by Lev Raphael
Writing is lonely and sometimes it seems that the only people who truly understand what that feels like are other writers, but the bond can be deceptive. Just because someone else writes doesn’t mean that they’re truly simpatico. Be careful who you choose to bring into your writing world and make a friend. You might end up regretting that choice.
–Avoid writers who are obsessed with the ups and downs of the publishing world. Knowing what the trends are is important, but it shouldn’t keep you from writing what you want to write, or distract you from your own work.
–If you notice that a writer consistently belittles their own success, stay away. There’s nothing wrong with healthy enjoyment of doing well. But some writers are never happy, and that undertow of negativity might eventually affect you.
–Be wary of writers who dismiss or even ignore how you feel about career setbacks or disappointments. If they can’t empathize with you when you’re down, is that really a person you want to know long-term?
–Not everyone feels the need to write every day, and writer friends who obsess about their daily progress via word counts or page counts can become annoying, even if you’re not feeling stuck.
–Publishing is uncertain, but avoid writers who are paranoid about things that will never happen to them, like being dropped by their publishers when they’re successful. You’ve got your own real worries to deal with.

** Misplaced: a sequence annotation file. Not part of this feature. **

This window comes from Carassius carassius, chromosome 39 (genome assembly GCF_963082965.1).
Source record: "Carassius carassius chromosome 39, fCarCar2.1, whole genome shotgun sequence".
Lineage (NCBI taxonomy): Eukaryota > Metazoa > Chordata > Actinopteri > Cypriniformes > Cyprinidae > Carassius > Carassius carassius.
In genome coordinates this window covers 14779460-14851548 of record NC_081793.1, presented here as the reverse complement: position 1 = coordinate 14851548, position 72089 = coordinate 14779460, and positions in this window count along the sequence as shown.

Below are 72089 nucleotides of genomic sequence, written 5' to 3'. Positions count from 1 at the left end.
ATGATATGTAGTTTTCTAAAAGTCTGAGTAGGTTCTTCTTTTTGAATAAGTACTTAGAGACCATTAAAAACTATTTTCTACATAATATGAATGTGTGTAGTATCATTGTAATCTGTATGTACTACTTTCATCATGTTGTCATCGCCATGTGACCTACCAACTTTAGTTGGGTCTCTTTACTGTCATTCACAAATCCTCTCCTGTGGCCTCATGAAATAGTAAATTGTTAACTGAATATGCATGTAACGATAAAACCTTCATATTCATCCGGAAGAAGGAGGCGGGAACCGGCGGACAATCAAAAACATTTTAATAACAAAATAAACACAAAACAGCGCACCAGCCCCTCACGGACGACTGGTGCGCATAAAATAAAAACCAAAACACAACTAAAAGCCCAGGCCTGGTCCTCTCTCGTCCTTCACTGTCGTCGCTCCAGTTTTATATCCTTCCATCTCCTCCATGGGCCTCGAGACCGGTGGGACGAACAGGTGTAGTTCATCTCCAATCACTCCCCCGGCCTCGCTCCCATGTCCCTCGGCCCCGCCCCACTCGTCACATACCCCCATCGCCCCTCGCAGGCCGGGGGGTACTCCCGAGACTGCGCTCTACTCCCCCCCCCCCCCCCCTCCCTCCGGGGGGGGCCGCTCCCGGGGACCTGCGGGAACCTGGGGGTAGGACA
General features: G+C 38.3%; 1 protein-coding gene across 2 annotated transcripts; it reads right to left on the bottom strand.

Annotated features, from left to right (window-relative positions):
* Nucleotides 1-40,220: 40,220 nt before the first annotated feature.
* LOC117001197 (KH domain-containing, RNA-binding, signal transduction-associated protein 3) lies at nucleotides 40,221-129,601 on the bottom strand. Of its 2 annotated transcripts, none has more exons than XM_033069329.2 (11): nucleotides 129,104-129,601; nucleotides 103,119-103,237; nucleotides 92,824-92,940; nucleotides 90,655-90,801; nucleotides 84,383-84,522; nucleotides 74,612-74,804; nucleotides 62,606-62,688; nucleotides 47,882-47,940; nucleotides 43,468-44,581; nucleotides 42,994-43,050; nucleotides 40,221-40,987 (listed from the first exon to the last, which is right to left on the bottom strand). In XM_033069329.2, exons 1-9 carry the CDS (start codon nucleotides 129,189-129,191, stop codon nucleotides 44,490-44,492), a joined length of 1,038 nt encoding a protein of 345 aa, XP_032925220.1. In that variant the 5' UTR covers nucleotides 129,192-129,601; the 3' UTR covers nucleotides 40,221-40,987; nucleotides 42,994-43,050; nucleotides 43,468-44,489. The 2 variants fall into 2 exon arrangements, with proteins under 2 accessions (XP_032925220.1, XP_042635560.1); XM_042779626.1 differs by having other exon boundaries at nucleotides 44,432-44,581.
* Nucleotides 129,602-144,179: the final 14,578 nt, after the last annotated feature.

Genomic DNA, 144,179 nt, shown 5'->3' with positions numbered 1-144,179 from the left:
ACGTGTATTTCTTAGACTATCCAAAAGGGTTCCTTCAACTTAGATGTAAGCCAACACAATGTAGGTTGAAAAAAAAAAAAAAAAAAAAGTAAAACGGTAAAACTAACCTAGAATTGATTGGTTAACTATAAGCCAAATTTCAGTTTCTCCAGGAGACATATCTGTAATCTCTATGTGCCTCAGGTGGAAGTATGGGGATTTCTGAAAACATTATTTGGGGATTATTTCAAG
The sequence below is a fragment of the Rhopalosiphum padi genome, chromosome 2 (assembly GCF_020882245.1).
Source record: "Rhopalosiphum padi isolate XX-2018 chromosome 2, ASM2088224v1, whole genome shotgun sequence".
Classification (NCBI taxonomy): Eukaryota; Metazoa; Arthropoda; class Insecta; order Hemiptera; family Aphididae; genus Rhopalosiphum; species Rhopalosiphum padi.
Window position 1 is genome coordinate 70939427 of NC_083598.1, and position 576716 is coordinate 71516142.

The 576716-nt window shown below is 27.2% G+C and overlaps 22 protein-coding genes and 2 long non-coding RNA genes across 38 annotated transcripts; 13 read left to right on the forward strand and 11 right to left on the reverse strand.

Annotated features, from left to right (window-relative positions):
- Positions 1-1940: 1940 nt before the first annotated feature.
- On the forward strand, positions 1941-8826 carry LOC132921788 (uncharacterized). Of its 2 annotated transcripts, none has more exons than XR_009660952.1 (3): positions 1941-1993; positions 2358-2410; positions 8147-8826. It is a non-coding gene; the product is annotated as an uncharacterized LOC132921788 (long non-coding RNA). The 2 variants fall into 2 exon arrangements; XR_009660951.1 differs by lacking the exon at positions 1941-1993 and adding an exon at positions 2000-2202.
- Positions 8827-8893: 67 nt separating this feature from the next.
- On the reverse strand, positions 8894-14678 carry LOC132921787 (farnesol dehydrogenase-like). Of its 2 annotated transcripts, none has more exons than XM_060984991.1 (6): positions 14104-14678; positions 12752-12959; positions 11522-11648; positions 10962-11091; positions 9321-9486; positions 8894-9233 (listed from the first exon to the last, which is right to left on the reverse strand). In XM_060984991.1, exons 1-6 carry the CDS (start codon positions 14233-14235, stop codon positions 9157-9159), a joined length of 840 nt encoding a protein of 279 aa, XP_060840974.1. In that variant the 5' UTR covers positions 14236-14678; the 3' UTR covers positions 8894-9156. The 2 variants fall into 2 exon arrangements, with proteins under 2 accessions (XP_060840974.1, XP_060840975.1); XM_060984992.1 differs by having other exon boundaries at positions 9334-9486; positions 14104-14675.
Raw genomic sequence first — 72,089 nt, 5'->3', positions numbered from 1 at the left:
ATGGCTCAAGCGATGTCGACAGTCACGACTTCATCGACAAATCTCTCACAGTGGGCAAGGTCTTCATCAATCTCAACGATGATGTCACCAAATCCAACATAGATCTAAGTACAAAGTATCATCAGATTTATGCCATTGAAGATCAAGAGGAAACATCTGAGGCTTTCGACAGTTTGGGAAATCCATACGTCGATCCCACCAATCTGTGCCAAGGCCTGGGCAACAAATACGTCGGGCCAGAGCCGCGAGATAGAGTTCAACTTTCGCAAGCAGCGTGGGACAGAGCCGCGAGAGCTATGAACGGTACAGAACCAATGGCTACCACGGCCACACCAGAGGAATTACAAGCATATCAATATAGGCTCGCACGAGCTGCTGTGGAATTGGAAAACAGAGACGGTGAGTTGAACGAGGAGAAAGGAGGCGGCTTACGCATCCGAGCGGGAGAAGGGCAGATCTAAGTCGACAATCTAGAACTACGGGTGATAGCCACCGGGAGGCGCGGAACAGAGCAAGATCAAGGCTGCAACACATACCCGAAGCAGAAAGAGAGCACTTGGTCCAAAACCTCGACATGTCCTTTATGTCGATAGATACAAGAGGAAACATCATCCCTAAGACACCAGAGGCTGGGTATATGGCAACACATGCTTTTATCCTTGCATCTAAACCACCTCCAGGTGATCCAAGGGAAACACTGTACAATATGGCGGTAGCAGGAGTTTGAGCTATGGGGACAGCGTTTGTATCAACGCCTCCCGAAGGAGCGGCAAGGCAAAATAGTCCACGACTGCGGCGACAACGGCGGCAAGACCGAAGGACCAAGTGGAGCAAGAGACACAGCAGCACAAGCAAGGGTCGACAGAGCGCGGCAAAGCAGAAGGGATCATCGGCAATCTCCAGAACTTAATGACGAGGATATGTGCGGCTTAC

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–Sometimes other writers will let their contempt show about the genre you write in, if it’s not one that they truly admire. Don’t hang around anyone who actually looks down at your work while pretending to be a buddy.
–If you’ve got a writer friend who keeps sending you their great reviews, interviews, etc., ask yourself why? Does he or she feel the need to impress you? What for? Isn’t it enough to just share the news itself?
–Beware of writers who tell you what you need or what your work is missing. One friend reported to me that another author told her she didn’t have “enough angst” to be a writer. Blanket assessments like that are pointless, dumb, and insulting.
–We’re all busy (if things are going well), but writers who keep complaining that they’re over-committed yet won’t stop doing events like readings, signings, or conference panels that they claim frustrate them obviously have a deep need to complain.
In the end, being connected to other writers is important, but it’s just as important to have friends who aren’t writers. That’ll help you remember that the world is a place where not everyone is working with words 24/7. It’ll keep you sane. Well, saner….
Guest post contributed by Lev Raphael. Lev is the author of Writer’s Block is Bunk and 24 other books in genres from memoir to mystery which you can find at Amazon and Barnes & Noble. Check out more of Lev’s work on his blog, Writing Across Genres.